Tagged: commercial drive

Don’t let another bookstore close! Vancouver losing critical cultural and intellectual infrastructure


The People’s Co-op Bookstore is under threat of closing. They sent out this email on April 9th:


Dear Friend of People´s Co-op Bookstore

I am writing on behalf of People´s Co-op Bookstore to urge you to help save the Co-op – the oldest independent bookstore in Vancouver.

The Bookstore will close unless we raise a minimum of 15,000 dollars before the end of June. And another 15,000 before December. It’s essential that we eliminate existing debt and increase our new stock .

The good news is an anonymous donor will donate $1 for every $2 you donate up to a total of $5,000.

Your donation will help this important bookstore survive. Our goal is to build a strong progressive children´s book section and increase our traditional book stock. Another goal is to make the bookstore a friendly and comfortable hub for a range of progressive, literary and other activities in our City and neighborhood.

I hope you agree that People´s Co-op bookstore has an invaluable role to play in Vancouver, and our neighbourhood. It is a critical place to support labour, left, progressive causes, co-operatives, and local poets and writers.

You may have seen us selling books at community events. We recently sold books at the Arundhati Roy event. We plan to do more. And we will hold more book launches. We have already begun a children´s story time on Saturday morning.

Please help save an independent bookstore that provides critical material not easily found in other book stores., Progressive people need to support writers, and ideas. To have a place where people can gather. To challenge the Stephen Harper’s and Christy Clark’s of the world.

I’ve attached a dynamic roadmap for the the bookstores future (I hope you’ll take a moment to read it and I hope you’ll make a donation today.

Ways you can help:

— Please make the biggest donation you can. Large or small, your donation helps.

— Become a Co-op member ($25) if you are not already one.

— Upgrade your Co-op membership to a one year $25.00 membership and receive a 10% discount. Your donation of $250 entitles you to a 10% lifetime discount.

— Donate books to the bookstore.

— Volunteer on a committee, work in the bookstore or assist in off-site sales.

— Distribute this appeal to your email lists and Facebook friends.

I hope, like me, you believe that this bookstore is important to the people of Vancouver. And I hope you will help save it. Please send your donation to the People´s Co-op Bookstore at 1391 Commercial Dr., Vancouver, V6L 3X5 or phone the bookstore (604-253-6442) to make a credit card donation. (Online donations are not yet available.)

In solidarity and with much thanks for your support,

Brian Campbell Chair, Fundraising Committee

PS. Don’t let another bookstore close. And please don’t let a thinkers and activists progressive bookstore close. You and other people in our community working together can save it, and more importantly, help it to grow and bring progressive ideas too many more people. As the forces of conservatism grow stronger, it’s important to fight back with books, ideas, and a community space. The People’s co-op bookstore, is critical to this fight.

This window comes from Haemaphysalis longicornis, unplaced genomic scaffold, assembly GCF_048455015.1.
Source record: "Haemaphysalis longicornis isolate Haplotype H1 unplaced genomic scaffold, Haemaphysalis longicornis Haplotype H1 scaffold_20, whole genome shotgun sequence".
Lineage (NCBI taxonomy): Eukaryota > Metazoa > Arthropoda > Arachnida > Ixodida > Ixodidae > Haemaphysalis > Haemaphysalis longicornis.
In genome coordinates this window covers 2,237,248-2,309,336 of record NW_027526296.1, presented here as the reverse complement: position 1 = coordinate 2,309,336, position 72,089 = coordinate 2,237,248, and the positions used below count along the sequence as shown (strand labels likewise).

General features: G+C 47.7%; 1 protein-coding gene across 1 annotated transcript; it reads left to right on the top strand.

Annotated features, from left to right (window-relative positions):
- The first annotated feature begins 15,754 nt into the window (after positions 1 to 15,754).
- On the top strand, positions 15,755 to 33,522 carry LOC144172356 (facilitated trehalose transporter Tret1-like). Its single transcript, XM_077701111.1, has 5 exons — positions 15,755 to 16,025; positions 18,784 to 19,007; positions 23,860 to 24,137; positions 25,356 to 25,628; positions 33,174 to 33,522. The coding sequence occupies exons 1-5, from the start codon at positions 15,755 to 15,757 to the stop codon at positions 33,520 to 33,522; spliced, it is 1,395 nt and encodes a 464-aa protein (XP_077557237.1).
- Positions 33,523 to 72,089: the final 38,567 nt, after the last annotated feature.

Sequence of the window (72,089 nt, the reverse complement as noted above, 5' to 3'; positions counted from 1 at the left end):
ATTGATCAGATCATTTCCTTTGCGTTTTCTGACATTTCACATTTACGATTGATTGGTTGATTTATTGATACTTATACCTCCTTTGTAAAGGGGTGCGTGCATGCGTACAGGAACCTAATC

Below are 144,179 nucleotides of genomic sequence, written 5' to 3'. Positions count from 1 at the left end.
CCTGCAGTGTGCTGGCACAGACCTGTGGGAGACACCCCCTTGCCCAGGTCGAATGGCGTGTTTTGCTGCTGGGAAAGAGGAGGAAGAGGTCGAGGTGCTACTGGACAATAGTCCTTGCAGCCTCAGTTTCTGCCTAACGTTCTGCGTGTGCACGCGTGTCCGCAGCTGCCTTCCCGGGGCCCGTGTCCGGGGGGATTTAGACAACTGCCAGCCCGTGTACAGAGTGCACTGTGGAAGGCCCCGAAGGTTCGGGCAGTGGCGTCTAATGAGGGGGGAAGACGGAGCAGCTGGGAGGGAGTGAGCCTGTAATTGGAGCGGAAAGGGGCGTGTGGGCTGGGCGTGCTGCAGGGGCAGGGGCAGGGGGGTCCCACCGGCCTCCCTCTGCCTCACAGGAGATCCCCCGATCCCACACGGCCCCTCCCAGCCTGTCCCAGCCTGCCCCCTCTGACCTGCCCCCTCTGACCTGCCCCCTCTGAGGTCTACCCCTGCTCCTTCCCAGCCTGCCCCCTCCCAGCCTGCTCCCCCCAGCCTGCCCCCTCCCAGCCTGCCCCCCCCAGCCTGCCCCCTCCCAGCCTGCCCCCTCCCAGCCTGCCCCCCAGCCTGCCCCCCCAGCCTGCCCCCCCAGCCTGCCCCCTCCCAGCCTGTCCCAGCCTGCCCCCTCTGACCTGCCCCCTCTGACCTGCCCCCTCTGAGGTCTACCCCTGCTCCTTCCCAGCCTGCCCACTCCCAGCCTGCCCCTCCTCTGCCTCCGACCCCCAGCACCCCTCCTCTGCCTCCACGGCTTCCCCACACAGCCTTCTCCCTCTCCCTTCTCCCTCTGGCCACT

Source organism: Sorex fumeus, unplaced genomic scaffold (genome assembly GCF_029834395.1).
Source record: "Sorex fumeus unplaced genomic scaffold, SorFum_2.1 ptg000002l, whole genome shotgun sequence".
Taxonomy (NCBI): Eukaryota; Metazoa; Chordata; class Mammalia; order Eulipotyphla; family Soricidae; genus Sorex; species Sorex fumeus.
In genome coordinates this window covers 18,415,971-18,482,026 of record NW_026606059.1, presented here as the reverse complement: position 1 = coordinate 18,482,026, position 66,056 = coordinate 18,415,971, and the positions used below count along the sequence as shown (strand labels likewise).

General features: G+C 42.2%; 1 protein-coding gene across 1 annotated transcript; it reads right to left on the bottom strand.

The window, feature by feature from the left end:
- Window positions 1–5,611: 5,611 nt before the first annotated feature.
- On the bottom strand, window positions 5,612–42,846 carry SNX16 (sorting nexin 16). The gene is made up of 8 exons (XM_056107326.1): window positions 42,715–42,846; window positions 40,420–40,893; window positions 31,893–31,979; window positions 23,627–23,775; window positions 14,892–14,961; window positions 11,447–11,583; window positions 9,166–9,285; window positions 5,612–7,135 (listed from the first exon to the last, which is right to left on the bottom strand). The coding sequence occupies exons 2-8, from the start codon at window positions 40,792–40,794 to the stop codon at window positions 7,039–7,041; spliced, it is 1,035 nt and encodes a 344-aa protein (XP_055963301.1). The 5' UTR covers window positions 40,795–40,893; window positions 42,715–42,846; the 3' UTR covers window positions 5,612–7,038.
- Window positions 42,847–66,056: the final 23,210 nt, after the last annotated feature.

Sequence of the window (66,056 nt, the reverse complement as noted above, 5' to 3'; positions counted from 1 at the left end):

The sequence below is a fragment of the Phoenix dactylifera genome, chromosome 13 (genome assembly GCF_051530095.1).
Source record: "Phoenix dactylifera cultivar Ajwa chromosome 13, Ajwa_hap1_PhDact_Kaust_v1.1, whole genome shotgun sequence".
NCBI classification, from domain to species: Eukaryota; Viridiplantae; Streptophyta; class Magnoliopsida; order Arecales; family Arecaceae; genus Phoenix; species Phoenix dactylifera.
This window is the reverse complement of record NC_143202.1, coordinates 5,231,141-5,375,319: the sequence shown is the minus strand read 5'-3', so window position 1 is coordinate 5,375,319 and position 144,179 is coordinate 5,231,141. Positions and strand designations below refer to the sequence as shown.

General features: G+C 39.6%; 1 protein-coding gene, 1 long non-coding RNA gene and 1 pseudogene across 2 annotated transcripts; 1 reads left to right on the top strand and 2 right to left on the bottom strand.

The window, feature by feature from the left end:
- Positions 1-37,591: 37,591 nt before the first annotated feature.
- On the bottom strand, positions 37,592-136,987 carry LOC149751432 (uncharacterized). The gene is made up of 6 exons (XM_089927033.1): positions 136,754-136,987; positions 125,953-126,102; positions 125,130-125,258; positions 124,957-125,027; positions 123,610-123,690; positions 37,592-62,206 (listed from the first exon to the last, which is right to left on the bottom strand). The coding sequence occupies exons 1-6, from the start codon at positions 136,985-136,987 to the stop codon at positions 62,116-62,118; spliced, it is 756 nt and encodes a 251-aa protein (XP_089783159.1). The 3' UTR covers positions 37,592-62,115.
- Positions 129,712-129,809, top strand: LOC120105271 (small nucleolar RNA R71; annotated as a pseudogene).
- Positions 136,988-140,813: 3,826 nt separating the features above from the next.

[Podcast] Zoned Out? Towers, Upzoning, and the Future of Grandview-Woodland

Commercial Drive at E 1st Avenue in the Grandview-Woodland neighbourhood. Photo courtesy dailyxy.com.

Commercial Drive at East 1st Avenue in the Grandview-Woodland neighbourhood.

In June, City of Vancouver planning staff released the draft community plan for East Vancouver’s Grandview-Woodland neighbourhood. To the shock of many residents who were extensively involved in the consultation process, the City is proposing to upzone substantial parts of the neighbourhood including approximately ten 22-36 storey towers in the Broadway and Commercial area. These proposed changes raise important questions about the preservation of existing affordable housing stock and the implications of major condominium tower development on the social fabric of the neighbourhood. Has community trust in the planning process been eroded with these surprising land-use directions? Where did these directions originate from if not from community consultation?

On this special podcast, we discuss the draft community plan, concerns about the future of the neighbourhood, and broader issues of public engagement with community leaders, residents, Translink, an urban scholar, and a member of the Mayor of Vancouver’s Engaged City Task Force.

The City of Vancouver’s Corporate Communications department was given seven days advance notice for an interview. After more than four email and phone exchanges throughout the seven-day period, an interview was finally refused on June 24th. Corporate Communications indicated that a spokesperson could not be provided before the Tuesday, June 25th deadline.

Feedback on the draft plan can be submitted online until July 3rd. A new workshop to discuss the Broadway/Commercial sub-area and the proposed transit-oriented development has been organized for July 6th, which you must RSVP for as “space is extremely limited.” The Grandview-Woodland Area Council is hosting an open forum for residents to express their opinions about the draft plan on Monday, July 8th from 7-9pm at 1655 William Street.